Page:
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UNIX PROGRAMMING(18CS56)



UNIX PROGRAMMING

Course Code:18CS56 
CIE Marks:40
SEE Marks:60
Number of Contact Hours/Week 3:0:0 
Total Number of Contact Hours:40 
Exam Hours:03
CREDITS:3

Course Learning Objectives:This course (18CS56) will enable students to

• Interpret the features of UNIX and basic commands.
• Demonstrate different UNIX files and permissions
• Implement shell programs.
• Explain UNIX process, IPC and signals.


Module 1 

Introduction: Unix Components/Architecture. Features of Unix. The UNIX Environment
and UNIX Structure, Posix and Single Unix specification. General features of Unix
commands/ command structure. Command arguments and options. Basic Unix commands
such as echo, printf, ls, who, date,passwd, cal, Combining commands. Meaning of Internal
and external commands. The type command: knowing the type of a command and locating it.
The root login. Becoming the super user: su command.
Unix files: Naming files. Basic file types/categories. Organization of files. Hidden files.
Standard directories. Parent child relationship. The home directory and the HOME variable.
Reaching required files- the PATH variable, manipulating the PATH, Relative and absolute
pathnames. Directory commands – pwd, cd, mkdir, rmdir commands. The dot (.) and double
dots (..) notations to represent present and parent directories and their usage in relative path
names. File related commands – cat, mv, rm, cp, wc and od commands.

Module 2

File attributes and permissions: The ls command with options. Changing file permissions:
the relative and absolute permissions changing methods. Recursively changing file
permissions. Directory permissions.
The shells interpretive cycle: Wild cards. Removing the special meanings of wild cards.
Three standard files and redirection. Connecting commands: Pipe. Basic and Extended
regular expressions. The grep, egrep. Typical examples involving different regular
expressions.
Shell programming: Ordinary and environment variables. The .profile. Read and readonly
commands. Command line arguments. exit and exit status of a command. Logical operators
for conditional execution. The test command and its shortcut. The if, while, for and case
control statements. The set and shift commands and handling positional parameters. The here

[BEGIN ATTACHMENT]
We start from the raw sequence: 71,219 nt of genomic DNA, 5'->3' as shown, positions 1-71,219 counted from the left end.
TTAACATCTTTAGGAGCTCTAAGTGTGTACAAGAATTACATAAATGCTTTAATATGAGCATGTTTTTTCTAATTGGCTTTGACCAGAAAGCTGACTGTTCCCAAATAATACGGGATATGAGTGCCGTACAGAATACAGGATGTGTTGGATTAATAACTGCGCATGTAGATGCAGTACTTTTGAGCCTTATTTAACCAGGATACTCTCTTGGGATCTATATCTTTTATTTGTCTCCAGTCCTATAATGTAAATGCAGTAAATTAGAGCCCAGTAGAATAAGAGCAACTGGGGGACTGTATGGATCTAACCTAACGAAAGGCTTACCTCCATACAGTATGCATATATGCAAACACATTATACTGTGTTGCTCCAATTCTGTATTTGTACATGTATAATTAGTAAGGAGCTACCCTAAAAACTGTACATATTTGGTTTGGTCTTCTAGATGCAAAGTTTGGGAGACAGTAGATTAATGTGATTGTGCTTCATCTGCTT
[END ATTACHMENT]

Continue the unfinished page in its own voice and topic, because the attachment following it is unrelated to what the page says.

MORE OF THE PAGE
( << ) document and trap command. Simple shell program examples.


Module 3

UNIX File APIs: General File APIs, File and Record Locking, Directory File APIs, Device
File APIs, FIFO File APIs, Symbolic Link File APIs.
UNIX Processes and Process Control:
The Environment of a UNIX Process: Introduction, main function, Process Termination,
Command-Line Arguments, Environment List, Memory Layout of a C Program, Shared
Libraries, Memory Allocation, Environment Variables, setjmp and longjmp Functions,
getrlimit, setrlimit Functions, UNIX Kernel Support for Processes.
Process Control: Introduction, Process Identifiers, fork, vfork, exit, wait, waitpid, wait3,
wait4 Functions, Race Conditions, exec Functions
 


Module 4

Changing User IDs and Group IDs, Interpreter Files, system Function, Process Accounting,
User Identification, Process Times, I/O Redirection.
Overview of IPC Methods, Pipes, popen, pclose Functions, Coprocesses, FIFOs, System V
IPC, Message Queues, Semaphores.
Shared Memory, Client-Server Properties, Stream Pipes, Passing File Descriptors, An Open
Server-Version 1, Client-Server Connection Functions.
 


Module 5

Signals and Daemon Processes: Signals: The UNIX Kernel Support for Signals, signal,
Signal Mask, sigaction, The SIGCHLD Signal and the waitpid Function, The sigsetjmp and
siglongjmp Functions, Kill, Alarm, Interval Timers, POSIX.lb Timers. Daemon Processes:
Introduction, Daemon Characteristics, Coding Rules, Error Logging, Client-Server Model.






Course Outcomes: The student will be able to :

• Explain Unix Architecture, File system and use of Basic Commands
• Illustrate Shell Programming and to write Shell Scripts
• Categorize, compare and make use of Unix System Calls
• Build an application/service over a Unix system.

Question Paper Pattern:

• The question paper will have ten questions.
• Each full Question consisting of 20 marks
• There will be 2 full questions (with a maximum of four sub questions) from each module.
• Each full question will have sub questions covering all the topics under a module.
• The students will have to answer 5 full questions, selecting one full question from each module.

Textbooks:

1. Sumitabha Das., Unix Concepts and Applications., 4thEdition., Tata McGraw Hill ( Chapter 1,2,3,4,5,6,8,13,14)
2. W. Richard Stevens: Advanced Programming in the UNIX Environment, 2nd Edition, Pearson Education, 2005 ( Chapter 3,7,8,10,13,15)
3. Unix System Programming Using C++ - Terrence Chan, PHI, 1999. ( Chapter 7,8,9,10)


Reference Books:

1. M.G. Venkatesh Murthy: UNIX & Shell Programming, Pearson Education.
2. Richard Blum , Christine Bresnahan : Linux Command Line and Shell Scripting Bible, 2ndEdition, Wiley,2014.
Faculty can utilize open source tools to make teaching and learning more interactive.